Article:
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The Northumbrian historian George M Trevelyan said this of the border reivers: “Like the Homeric Greeks, they were cruel, coarse savages, slaying each other as the beasts of the forest; and yet they were also poets who could express in the grand style the inexorable fate of the individual man and woman, the infinite pity for all the cruel things which they none the less inflicted upon one another. It was not one ballad-maker alone but the whole cut throat population who felt this magnanimous sorrow, and the consoling charms of the highest poetry.”
Today the border lands are dotted with the ruined stumps of fortified houses and farms, which symbolise hundreds of years of violent struggle for ownership of the land, from the Wars of Independence begun in 1286 until the Union of the Crowns in 1603, struggles so ill-managed by government that they often resembled nothing more than murderous family feuds.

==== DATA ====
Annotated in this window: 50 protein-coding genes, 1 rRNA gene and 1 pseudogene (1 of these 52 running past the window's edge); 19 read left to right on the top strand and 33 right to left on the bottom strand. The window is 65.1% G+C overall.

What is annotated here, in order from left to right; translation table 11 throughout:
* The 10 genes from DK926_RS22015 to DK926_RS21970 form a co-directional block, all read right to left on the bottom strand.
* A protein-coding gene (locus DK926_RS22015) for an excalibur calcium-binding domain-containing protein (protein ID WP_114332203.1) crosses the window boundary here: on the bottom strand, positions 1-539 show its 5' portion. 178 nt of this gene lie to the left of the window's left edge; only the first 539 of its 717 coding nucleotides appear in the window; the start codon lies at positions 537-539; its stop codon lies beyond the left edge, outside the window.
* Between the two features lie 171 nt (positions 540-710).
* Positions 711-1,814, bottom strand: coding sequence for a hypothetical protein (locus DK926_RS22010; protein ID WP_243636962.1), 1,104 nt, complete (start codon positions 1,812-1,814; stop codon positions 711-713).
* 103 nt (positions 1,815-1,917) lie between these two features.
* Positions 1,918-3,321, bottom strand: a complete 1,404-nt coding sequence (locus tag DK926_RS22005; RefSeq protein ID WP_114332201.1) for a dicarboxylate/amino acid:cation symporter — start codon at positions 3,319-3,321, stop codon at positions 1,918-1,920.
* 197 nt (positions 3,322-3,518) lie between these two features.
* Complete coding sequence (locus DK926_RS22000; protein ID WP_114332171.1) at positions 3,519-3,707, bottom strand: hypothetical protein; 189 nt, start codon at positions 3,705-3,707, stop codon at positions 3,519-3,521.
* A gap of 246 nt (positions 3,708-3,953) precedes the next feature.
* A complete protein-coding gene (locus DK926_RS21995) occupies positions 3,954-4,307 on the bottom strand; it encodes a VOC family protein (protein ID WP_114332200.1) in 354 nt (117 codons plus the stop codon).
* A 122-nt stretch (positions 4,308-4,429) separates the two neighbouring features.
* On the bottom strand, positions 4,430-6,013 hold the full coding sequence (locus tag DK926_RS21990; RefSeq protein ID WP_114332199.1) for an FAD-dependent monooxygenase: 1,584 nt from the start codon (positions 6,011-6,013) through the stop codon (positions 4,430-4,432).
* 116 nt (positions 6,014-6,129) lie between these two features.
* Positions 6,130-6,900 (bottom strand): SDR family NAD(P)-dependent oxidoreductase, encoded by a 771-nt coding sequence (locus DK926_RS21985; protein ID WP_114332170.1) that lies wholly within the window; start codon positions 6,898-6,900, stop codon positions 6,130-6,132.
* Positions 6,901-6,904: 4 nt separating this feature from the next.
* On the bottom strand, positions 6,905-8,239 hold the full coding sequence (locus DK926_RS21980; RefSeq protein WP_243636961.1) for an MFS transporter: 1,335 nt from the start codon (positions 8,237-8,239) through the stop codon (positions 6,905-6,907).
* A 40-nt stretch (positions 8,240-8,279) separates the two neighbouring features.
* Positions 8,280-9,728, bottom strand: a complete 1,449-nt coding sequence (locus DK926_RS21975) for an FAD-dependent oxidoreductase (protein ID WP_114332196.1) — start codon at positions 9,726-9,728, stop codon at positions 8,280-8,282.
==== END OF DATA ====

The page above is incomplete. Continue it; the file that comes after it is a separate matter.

The Border Ballads chosen for this talk are set in the landscape of the Yarrow and Ettrick Valleys and to my mind they are among the cream of the crop in terms of story and melody. Willie Drooned in Yarrow, Dowie Dens of Yarrow, the Lament of the Border Widow, the Douglas Tragedy, Tam Lin. This talk is illustrated with Poppy Holden’s own photographs of the settings in which the stories took place, and with recordings of fine performances of the ballads. The research was done as background for a PhD at Newcastle University, Border Ballads: a Living Tradition?
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